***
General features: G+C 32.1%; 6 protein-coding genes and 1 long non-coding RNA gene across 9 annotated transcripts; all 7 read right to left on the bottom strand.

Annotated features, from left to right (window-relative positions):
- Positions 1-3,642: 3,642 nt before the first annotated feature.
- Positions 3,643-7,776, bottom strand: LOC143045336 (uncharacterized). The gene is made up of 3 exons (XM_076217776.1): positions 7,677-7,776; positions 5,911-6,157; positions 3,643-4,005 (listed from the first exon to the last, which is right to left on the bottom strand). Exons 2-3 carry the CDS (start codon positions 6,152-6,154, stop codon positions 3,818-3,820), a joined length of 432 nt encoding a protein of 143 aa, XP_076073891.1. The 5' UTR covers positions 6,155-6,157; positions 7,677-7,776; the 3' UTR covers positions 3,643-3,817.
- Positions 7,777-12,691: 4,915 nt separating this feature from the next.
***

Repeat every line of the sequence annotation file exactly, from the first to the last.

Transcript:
General features: G+C 32.1%; 6 protein-coding genes and 1 long non-coding RNA gene across 9 annotated transcripts; all 7 read right to left on the bottom strand.

Annotated features, from left to right (window-relative positions):
- Positions 1-3,642: 3,642 nt before the first annotated feature.
- Positions 3,643-7,776, bottom strand: LOC143045336 (uncharacterized). The gene is made up of 3 exons (XM_076217776.1): positions 7,677-7,776; positions 5,911-6,157; positions 3,643-4,005 (listed from the first exon to the last, which is right to left on the bottom strand). Exons 2-3 carry the CDS (start codon positions 6,152-6,154, stop codon positions 3,818-3,820), a joined length of 432 nt encoding a protein of 143 aa, XP_076073891.1. The 5' UTR covers positions 6,155-6,157; positions 7,677-7,776; the 3' UTR covers positions 3,643-3,817.
- Positions 7,777-12,691: 4,915 nt separating this feature from the next.